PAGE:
Identification and labelling solution for optimisation of in vitro micropropagation at the CRA-W

The CRA-W (Walloon Agricultural Research Centre) plays an essential role in the sustainable development of the agro-food industry in Wallonia. The Centre continuously conducts between 100 and 200 research projects in the domains of precision agriculture and breeding, risk management and product knowledge enhancement. In the agricultural context, various research has been conducted into in vitro micropropagation. 1

In vitro micropropagation is a plant biotechnology used for cloning plants through diverse methods of cell, tissue and organ culture. It has many demanding requirements in regards to explants, asepsis, culture media, growth containers and the control of macro- and micro-environmental conditions in a laboratory and for cell culture.2


The in vitro laboratory at the CRA-W has been conducting many experiments on a wide range of plant species and varieties for over thirty years.  The lack of a digitalised traceability system has proven to be a cause for the loss of important information, a higher risk of tagging errors and difficulties in monitoring existing stocks.

To face the complexities of the practical functioning of a laboratory head on, the CRA-W called on PHI DATA, an integrator of specialised ICT solutions, with the goal of developing an automated and precise identification and tagging system. The required solution aimed to standardise the daily work tasks of technical staff, to ensure the traceability of all activity by integrating it automatically into a database and, through this system, to achieve quality objectives of standardisation (ISO). Furthermore, the solution also needed to provide a day-to-day picture of the entirety of the cultures present within the laboratory, in order to ensure better management of all activities, allow for the swift retrieval of information about the history of a culture (the technical manager at each stage of transplanting, growth media used, movements of the cultures…), in order to better interpret the observed results and increase the efficiency and performance of the laboratory, obtain an accurate picture of the work conducted inside the laboratory, especially to implement clear evaluations, and, finally, to ensure the continued development of an innovative traceability system for in vitro cultures.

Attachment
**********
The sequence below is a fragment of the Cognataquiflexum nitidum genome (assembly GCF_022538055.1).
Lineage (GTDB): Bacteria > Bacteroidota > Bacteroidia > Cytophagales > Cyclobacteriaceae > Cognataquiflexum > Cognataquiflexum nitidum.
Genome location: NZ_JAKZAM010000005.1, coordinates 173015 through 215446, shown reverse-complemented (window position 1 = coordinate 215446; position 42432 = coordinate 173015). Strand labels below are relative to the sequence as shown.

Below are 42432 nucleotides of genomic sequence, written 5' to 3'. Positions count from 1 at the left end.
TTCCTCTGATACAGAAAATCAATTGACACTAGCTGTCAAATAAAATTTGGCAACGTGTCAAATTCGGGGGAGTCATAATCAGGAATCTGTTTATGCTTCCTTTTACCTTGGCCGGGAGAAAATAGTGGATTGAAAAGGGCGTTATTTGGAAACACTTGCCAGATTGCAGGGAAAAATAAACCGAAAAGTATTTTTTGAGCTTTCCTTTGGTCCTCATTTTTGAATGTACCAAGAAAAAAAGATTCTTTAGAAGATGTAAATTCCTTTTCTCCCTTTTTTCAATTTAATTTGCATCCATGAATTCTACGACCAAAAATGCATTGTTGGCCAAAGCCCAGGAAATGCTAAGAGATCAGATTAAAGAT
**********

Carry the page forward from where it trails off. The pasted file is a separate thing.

Barcode system

On the basis of an analysis of the specific needs of the CRA-W and following a computer analysis of the management process for the different key criteria for the optimisation of the automated process of identification and tagging, PHI DATA proposed a tailored solution. This solution consists of 6 workstations each equipped with a mobile terminal on which is installed a mobile application, and a printer with pre-label removal. A centralized PC, on which are installed the server application and the database tracing all the activities, completes the solution.

The application rests on the implementation of a solution for identifying and reading barcodes to trace a plant contained within a growth container, from its in vitro introduction, throughout all stages of micropropagation and until it is sent to producers. The information gathered at the work stations is sent to the centralised PC, which will display information pertaining to the management of culture stocks, the upstream-downstream history of a culture, the multiplication quantity of an original bottle, the list and number of bottles in which a culture has expired, and, in fine, for determining which parameters have proven to be the most favourable to the growth of a culture.

Reduce errors and optimize processes

This identification and tagging system has now been implemented, and has led to a drastic reduction in the risk of tagging errors (95%), better knowledge of stock, generation numbers, etc. through complete and operational traceability, evaluations of the contamination levels of cultures, optimal staff management (monitoring of the number of boxes handled per day), the optimisation of purchasing management through a better idea of the amount of work that is feasible within a certain period, and the possibility of meeting the demands of the FASFC, in regards to the origin and traceability of cultures, particularly when plants are exported to specialised clients, mostly nursery owners.

Pascal Geerts, scientific attaché for the CRA-W, concludes that “this identification and tagging system is a relatively advanced system that makes simplification possible for production-only laboratories.” He adds that the system is very functional, in regards to multiplication management in the laboratory and that, in the future, traceability could be even further improved upstream, in terms of the preparation of growth media, and downstream, in terms of storage in greenhouses.


  1. CRA-W,, consultation date 25 August 2019
  2. Loberant B. and Altman A. Micropropagation of Plants. Encyclopedia of Industrial Biotechnology: Bioprocess, Bioseparation, and Cell Technology 2010 –

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